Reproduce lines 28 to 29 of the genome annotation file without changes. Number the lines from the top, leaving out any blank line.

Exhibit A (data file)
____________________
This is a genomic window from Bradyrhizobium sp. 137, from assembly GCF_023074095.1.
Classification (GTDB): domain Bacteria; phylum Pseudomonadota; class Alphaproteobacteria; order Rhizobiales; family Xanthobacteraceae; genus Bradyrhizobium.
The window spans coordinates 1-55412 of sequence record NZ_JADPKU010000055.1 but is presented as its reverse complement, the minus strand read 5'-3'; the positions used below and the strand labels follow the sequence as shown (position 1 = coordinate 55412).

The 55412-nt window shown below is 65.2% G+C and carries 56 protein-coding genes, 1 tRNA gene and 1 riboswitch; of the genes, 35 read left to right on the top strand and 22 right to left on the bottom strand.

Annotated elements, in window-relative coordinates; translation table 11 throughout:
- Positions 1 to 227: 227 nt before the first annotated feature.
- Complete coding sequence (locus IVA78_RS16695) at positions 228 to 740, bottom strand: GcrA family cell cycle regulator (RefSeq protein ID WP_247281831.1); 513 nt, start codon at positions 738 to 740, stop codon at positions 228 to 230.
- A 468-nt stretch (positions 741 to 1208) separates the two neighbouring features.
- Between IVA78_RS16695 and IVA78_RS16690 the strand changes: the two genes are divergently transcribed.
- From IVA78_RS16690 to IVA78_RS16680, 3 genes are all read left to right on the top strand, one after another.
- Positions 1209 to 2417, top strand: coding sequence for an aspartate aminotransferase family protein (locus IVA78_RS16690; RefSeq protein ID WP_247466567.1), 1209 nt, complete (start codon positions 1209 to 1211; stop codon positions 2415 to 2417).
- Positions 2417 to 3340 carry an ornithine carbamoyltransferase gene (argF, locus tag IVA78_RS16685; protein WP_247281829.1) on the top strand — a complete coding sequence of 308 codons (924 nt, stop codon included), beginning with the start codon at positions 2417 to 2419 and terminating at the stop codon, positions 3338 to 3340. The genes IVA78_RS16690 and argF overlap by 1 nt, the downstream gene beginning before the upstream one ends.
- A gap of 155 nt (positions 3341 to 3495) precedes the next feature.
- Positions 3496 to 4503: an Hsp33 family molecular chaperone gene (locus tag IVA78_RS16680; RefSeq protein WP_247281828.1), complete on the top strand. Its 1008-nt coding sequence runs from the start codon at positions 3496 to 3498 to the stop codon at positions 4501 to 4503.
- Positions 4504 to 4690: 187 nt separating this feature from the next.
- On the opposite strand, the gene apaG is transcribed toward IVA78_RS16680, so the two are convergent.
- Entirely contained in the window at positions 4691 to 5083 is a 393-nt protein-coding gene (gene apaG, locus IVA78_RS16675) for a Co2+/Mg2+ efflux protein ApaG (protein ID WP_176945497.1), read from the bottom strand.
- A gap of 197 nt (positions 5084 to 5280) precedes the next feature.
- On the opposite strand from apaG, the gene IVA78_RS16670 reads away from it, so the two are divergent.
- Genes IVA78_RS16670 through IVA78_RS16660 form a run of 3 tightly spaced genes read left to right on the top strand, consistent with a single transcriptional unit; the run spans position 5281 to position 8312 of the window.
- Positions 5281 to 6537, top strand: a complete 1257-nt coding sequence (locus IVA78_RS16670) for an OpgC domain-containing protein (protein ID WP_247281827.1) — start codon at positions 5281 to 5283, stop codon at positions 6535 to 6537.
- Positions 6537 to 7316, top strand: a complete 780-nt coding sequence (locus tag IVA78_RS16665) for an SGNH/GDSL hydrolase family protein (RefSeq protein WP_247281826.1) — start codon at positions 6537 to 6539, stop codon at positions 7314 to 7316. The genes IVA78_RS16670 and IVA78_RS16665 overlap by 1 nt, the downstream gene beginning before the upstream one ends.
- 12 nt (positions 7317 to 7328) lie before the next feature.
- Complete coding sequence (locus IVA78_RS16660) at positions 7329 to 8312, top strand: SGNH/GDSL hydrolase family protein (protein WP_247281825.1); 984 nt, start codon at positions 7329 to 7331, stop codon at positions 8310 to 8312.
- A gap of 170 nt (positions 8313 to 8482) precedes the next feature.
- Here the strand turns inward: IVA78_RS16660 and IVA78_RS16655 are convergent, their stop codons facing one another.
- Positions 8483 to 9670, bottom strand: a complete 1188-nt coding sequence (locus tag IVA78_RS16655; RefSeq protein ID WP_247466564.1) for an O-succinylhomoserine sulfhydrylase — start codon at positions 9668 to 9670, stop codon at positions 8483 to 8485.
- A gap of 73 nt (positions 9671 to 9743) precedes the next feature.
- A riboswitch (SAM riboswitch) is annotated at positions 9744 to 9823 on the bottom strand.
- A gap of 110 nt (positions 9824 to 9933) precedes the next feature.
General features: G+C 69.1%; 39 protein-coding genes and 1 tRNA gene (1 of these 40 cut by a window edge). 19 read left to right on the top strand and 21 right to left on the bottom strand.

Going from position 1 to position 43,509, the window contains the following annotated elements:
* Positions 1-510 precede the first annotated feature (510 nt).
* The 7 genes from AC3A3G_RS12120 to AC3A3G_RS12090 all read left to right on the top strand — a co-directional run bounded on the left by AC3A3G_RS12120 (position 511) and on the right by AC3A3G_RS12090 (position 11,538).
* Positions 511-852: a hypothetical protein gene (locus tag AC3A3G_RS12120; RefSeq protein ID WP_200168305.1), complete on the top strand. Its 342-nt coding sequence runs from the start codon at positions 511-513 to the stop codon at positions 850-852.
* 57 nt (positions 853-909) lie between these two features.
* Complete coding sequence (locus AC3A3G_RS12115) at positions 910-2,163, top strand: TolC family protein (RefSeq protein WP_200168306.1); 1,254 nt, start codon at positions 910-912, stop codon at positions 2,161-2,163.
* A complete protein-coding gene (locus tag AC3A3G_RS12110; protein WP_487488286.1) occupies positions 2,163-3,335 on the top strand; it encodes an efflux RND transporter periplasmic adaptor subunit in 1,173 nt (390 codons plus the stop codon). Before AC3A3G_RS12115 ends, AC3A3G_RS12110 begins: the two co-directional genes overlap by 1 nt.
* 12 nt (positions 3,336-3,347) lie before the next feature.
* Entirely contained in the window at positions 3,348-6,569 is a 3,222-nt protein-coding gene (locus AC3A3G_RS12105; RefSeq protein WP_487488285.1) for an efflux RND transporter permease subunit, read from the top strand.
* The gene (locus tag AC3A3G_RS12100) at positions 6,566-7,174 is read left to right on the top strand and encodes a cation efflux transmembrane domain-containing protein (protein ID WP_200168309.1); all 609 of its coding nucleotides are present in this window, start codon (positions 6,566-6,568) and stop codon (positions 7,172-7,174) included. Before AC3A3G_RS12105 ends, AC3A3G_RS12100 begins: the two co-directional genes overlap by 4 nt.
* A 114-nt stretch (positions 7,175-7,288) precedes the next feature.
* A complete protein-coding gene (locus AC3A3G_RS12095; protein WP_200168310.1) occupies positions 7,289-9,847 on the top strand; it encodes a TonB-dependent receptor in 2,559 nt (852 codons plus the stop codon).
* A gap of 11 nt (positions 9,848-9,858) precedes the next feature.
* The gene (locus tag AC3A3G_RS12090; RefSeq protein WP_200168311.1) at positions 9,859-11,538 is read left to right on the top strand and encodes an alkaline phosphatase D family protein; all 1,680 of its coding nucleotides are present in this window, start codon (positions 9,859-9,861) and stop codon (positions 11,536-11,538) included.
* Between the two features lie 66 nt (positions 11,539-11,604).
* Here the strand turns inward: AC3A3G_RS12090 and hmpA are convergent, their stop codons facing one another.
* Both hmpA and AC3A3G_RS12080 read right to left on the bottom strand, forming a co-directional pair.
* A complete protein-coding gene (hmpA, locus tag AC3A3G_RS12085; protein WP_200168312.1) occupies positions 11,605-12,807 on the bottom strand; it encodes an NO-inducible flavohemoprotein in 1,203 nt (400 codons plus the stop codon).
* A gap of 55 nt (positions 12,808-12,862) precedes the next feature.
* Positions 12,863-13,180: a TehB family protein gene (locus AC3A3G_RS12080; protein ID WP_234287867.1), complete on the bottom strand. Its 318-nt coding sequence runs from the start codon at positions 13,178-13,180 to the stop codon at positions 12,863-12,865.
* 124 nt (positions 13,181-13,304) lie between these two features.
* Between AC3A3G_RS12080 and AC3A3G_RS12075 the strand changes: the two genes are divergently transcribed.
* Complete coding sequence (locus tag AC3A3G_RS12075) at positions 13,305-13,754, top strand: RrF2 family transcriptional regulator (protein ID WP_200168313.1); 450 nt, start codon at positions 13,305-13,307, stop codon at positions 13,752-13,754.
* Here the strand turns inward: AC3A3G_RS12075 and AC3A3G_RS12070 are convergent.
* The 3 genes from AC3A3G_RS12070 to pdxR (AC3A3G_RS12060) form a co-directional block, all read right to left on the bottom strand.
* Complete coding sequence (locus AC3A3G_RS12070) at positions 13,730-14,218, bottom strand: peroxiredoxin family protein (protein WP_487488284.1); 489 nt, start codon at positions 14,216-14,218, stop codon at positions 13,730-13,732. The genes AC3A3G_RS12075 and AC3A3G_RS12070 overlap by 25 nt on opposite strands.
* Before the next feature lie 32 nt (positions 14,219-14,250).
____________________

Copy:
- A gap of 73 nt (positions 9671 to 9743) precedes the next feature.
- A riboswitch (SAM riboswitch) is annotated at positions 9744 to 9823 on the bottom strand.